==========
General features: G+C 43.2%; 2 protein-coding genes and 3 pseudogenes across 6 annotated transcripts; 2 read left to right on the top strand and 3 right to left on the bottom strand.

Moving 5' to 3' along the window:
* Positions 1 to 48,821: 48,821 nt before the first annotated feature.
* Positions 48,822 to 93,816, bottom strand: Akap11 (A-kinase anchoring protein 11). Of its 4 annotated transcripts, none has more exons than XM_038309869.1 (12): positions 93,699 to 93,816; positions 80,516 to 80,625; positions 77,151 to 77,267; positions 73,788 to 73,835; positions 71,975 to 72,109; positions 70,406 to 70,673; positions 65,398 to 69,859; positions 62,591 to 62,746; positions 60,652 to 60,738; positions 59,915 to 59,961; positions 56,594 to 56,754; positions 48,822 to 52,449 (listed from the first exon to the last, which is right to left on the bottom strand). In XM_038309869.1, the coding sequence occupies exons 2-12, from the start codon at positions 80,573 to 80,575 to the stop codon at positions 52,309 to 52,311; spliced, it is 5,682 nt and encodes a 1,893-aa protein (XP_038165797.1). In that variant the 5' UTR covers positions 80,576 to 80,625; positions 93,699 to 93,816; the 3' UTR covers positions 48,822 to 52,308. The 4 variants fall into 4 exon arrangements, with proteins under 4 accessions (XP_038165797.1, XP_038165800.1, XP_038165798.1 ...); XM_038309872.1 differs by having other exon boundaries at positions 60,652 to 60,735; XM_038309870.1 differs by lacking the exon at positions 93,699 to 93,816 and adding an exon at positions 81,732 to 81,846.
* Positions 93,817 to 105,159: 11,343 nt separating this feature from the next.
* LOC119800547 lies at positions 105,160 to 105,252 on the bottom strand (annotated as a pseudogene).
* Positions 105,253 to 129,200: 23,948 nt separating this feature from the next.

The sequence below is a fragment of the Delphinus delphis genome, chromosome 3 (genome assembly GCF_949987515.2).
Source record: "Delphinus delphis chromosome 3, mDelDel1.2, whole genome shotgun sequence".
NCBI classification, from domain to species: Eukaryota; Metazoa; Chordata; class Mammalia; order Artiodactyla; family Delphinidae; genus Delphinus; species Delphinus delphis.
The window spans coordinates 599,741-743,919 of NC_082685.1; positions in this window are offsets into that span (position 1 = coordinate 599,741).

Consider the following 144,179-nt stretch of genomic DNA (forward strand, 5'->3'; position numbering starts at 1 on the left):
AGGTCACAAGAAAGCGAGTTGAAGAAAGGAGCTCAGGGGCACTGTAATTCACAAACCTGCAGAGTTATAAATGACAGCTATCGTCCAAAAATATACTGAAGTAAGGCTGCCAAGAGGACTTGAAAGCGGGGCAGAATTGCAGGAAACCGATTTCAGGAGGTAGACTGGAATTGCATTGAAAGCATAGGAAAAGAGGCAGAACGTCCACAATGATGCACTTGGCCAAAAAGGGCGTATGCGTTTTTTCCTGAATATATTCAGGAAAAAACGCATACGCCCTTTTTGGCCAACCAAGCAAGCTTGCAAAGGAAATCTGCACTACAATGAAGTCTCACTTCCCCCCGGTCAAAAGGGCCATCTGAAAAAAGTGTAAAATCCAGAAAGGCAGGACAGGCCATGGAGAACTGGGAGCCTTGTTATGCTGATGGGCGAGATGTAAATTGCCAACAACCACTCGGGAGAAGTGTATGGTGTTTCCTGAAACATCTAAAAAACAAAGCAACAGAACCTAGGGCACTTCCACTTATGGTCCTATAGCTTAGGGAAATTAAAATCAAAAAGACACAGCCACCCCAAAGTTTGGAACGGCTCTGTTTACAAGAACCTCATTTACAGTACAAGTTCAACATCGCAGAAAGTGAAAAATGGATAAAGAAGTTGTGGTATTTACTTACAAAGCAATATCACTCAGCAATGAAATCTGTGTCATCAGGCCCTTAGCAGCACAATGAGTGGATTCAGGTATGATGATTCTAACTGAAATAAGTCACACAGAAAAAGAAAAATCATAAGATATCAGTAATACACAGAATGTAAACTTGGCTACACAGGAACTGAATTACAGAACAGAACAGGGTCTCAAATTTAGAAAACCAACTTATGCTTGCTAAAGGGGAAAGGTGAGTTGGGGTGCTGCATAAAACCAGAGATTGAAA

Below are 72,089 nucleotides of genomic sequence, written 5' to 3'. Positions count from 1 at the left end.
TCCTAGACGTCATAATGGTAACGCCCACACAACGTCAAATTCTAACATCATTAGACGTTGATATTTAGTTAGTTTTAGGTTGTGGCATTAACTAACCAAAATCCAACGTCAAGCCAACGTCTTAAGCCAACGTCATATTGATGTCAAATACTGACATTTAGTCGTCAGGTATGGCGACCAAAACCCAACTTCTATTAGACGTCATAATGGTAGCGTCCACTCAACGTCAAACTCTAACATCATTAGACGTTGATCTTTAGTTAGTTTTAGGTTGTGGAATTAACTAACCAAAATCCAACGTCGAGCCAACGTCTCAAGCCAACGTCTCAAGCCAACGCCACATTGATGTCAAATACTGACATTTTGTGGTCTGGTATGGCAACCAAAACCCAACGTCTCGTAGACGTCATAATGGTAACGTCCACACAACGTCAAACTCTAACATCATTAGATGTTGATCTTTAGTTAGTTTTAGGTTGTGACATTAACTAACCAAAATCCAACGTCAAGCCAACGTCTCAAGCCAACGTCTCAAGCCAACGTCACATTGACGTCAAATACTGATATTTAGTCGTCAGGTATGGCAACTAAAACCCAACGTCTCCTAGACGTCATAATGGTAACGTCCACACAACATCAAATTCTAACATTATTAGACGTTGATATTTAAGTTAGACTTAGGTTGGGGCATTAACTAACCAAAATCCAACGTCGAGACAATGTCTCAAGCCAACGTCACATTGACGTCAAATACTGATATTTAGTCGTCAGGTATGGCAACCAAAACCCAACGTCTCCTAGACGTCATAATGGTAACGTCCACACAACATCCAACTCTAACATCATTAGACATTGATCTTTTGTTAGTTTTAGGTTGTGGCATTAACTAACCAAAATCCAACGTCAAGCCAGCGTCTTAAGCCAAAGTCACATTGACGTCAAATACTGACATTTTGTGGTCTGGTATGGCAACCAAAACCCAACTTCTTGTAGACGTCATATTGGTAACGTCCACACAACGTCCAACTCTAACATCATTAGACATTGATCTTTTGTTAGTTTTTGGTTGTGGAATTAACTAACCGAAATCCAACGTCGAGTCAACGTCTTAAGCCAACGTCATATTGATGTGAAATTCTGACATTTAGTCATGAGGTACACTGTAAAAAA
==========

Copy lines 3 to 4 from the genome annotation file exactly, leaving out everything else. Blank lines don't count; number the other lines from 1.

* Positions 1 to 48,821: 48,821 nt before the first annotated feature.
* Positions 48,822 to 93,816, bottom strand: Akap11 (A-kinase anchoring protein 11). Of its 4 annotated transcripts, none has more exons than XM_038309869.1 (12): positions 93,699 to 93,816; positions 80,516 to 80,625; positions 77,151 to 77,267; positions 73,788 to 73,835; positions 71,975 to 72,109; positions 70,406 to 70,673; positions 65,398 to 69,859; positions 62,591 to 62,746; positions 60,652 to 60,738; positions 59,915 to 59,961; positions 56,594 to 56,754; positions 48,822 to 52,449 (listed from the first exon to the last, which is right to left on the bottom strand). In XM_038309869.1, the coding sequence occupies exons 2-12, from the start codon at positions 80,573 to 80,575 to the stop codon at positions 52,309 to 52,311; spliced, it is 5,682 nt and encodes a 1,893-aa protein (XP_038165797.1). In that variant the 5' UTR covers positions 80,576 to 80,625; positions 93,699 to 93,816; the 3' UTR covers positions 48,822 to 52,308. The 4 variants fall into 4 exon arrangements, with proteins under 4 accessions (XP_038165797.1, XP_038165800.1, XP_038165798.1 ...); XM_038309872.1 differs by having other exon boundaries at positions 60,652 to 60,735; XM_038309870.1 differs by lacking the exon at positions 93,699 to 93,816 and adding an exon at positions 81,732 to 81,846.